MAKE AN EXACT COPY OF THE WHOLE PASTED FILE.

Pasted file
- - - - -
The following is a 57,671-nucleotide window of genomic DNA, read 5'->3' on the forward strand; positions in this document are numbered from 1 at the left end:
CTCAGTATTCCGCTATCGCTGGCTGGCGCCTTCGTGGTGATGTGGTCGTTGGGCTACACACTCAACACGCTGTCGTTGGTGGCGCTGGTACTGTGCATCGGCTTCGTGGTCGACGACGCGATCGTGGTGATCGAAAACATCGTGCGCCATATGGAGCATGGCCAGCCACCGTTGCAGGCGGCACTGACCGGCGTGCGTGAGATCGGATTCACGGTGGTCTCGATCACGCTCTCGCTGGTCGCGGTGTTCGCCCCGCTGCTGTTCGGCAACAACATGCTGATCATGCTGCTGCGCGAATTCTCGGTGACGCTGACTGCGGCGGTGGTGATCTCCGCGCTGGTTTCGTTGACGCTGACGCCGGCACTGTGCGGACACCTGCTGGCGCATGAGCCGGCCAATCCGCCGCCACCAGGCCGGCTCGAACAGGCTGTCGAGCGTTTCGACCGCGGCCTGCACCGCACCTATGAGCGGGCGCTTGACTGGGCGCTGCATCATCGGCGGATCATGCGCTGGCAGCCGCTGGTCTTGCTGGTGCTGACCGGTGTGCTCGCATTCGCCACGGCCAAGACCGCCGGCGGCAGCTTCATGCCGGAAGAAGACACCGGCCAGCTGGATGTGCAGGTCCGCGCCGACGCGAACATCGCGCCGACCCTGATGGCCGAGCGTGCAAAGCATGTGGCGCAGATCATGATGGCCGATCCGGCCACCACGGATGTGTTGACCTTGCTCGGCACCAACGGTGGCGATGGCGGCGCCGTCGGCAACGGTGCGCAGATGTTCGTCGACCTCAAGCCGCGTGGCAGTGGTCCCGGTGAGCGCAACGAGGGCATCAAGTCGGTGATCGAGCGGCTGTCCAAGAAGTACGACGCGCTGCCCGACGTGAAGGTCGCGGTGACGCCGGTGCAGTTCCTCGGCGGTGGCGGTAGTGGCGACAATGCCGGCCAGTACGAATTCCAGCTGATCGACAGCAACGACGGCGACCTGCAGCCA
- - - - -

The following is a 57,671-nucleotide window of genomic DNA, read 5'->3' on the forward strand; positions in this document are numbered from 1 at the left end:
CTCAGTATTCCGCTATCGCTGGCTGGCGCCTTCGTGGTGATGTGGTCGTTGGGCTACACACTCAACACGCTGTCGTTGGTGGCGCTGGTACTGTGCATCGGCTTCGTGGTCGACGACGCGATCGTGGTGATCGAAAACATCGTGCGCCATATGGAGCATGGCCAGCCACCGTTGCAGGCGGCACTGACCGGCGTGCGTGAGATCGGATTCACGGTGGTCTCGATCACGCTCTCGCTGGTCGCGGTGTTCGCCCCGCTGCTGTTCGGCAACAACATGCTGATCATGCTGCTGCGCGAATTCTCGGTGACGCTGACTGCGGCGGTGGTGATCTCCGCGCTGGTTTCGTTGACGCTGACGCCGGCACTGTGCGGACACCTGCTGGCGCATGAGCCGGCCAATCCGCCGCCACCAGGCCGGCTCGAACAGGCTGTCGAGCGTTTCGACCGCGGCCTGCACCGCACCTATGAGCGGGCGCTTGACTGGGCGCTGCATCATCGGCGGATCATGCGCTGGCAGCCGCTGGTCTTGCTGGTGCTGACCGGTGTGCTCGCATTCGCCACGGCCAAGACCGCCGGCGGCAGCTTCATGCCGGAAGAAGACACCGGCCAGCTGGATGTGCAGGTCCGCGCCGACGCGAACATCGCGCCGACCCTGATGGCCGAGCGTGCAAAGCATGTGGCGCAGATCATGATGGCCGATCCGGCCACCACGGATGTGTTGACCTTGCTCGGCACCAACGGTGGCGATGGCGGCGCCGTCGGCAACGGTGCGCAGATGTTCGTCGACCTCAAGCCGCGTGGCAGTGGTCCCGGTGAGCGCAACGAGGGCATCAAGTCGGTGATCGAGCGGCTGTCCAAGAAGTACGACGCGCTGCCCGACGTGAAGGTCGCGGTGACGCCGGTGCAGTTCCTCGGCGGTGGCGGTAGTGGCGACAATGCCGGCCAGTACGAATTCCAGCTGATCGACAGCAACGACGGCGACCTGCAGCCA